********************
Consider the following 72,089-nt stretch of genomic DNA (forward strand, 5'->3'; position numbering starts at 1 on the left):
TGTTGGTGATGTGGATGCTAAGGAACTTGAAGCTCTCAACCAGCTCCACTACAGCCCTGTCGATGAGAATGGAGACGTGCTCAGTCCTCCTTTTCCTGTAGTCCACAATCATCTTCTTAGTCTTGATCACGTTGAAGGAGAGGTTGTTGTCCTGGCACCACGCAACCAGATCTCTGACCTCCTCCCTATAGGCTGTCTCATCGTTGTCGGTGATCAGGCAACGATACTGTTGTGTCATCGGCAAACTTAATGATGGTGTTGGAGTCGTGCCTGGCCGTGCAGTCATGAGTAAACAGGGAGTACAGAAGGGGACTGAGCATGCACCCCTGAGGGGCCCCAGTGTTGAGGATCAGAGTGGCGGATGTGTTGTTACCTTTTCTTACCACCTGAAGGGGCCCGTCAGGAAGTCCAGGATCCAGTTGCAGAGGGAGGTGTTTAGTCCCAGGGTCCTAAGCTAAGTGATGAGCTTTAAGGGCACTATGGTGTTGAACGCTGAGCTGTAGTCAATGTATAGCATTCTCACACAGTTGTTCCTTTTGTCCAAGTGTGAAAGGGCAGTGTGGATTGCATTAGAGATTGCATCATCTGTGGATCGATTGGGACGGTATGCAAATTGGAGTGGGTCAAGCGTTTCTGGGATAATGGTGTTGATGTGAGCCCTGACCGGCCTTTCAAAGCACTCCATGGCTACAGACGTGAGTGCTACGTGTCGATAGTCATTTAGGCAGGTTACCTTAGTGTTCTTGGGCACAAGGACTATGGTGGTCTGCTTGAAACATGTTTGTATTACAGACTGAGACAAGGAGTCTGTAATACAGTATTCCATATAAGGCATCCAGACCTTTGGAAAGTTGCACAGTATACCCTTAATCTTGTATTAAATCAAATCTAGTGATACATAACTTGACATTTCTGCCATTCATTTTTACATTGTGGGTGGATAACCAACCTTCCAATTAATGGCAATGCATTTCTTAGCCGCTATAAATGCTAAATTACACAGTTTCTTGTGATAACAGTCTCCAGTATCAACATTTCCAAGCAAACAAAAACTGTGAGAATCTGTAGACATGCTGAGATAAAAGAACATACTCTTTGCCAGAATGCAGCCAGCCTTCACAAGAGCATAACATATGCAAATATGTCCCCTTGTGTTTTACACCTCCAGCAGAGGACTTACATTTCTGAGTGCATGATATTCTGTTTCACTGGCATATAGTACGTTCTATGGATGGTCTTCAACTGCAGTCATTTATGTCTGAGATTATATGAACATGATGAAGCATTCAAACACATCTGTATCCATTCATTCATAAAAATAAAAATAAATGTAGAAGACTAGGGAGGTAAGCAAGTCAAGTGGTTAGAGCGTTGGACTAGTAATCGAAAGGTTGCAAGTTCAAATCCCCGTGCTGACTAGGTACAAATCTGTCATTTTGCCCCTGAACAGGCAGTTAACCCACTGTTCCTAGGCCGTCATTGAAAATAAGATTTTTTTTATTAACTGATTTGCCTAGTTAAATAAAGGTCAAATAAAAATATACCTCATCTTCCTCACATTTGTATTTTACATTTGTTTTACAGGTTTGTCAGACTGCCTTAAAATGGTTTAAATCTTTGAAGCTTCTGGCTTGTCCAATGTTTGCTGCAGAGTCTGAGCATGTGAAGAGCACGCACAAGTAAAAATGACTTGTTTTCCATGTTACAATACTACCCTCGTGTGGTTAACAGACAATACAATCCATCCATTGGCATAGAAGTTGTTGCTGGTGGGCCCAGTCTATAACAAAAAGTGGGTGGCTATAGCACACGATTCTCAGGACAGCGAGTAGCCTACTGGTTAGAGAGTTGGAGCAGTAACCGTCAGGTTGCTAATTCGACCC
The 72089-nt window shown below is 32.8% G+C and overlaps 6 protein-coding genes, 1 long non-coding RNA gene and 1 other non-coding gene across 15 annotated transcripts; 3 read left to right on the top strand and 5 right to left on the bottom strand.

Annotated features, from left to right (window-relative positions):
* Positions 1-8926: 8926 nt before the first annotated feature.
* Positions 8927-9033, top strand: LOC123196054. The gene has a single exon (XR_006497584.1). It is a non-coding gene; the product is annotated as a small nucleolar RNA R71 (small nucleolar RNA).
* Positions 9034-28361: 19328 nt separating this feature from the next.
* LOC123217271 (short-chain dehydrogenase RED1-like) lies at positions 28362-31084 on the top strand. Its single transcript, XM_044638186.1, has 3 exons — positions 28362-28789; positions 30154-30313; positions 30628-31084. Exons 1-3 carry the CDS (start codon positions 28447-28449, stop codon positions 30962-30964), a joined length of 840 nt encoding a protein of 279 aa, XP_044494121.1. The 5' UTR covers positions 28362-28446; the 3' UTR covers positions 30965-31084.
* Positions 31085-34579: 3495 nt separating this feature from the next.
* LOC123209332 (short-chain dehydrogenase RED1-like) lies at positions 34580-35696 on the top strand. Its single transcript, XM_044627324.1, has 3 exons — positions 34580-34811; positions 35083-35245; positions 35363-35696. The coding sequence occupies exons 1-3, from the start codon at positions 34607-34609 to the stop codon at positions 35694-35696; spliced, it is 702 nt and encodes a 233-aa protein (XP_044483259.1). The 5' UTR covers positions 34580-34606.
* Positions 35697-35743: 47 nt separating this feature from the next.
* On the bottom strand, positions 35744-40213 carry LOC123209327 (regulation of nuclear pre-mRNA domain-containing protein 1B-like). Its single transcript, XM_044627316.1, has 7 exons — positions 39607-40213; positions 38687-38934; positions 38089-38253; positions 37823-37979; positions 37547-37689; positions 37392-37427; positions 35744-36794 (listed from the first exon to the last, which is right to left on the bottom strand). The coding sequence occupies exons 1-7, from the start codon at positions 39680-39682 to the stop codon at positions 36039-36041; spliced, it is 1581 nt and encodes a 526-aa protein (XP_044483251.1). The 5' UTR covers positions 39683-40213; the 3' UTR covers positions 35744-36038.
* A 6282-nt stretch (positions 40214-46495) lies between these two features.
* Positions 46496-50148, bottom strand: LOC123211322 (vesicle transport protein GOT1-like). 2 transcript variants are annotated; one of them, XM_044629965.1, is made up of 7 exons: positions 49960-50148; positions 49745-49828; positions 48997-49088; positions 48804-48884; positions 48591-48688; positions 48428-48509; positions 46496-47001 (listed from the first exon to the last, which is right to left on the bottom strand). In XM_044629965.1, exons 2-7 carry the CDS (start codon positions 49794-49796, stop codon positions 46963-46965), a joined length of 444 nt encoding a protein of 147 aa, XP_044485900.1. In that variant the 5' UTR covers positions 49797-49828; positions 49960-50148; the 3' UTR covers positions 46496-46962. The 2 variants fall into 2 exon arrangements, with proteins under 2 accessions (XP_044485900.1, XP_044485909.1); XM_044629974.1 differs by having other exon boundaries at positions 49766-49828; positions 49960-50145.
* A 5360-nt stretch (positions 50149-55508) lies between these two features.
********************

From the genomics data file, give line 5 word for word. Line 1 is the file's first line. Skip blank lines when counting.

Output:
* Positions 1-8926: 8926 nt before the first annotated feature.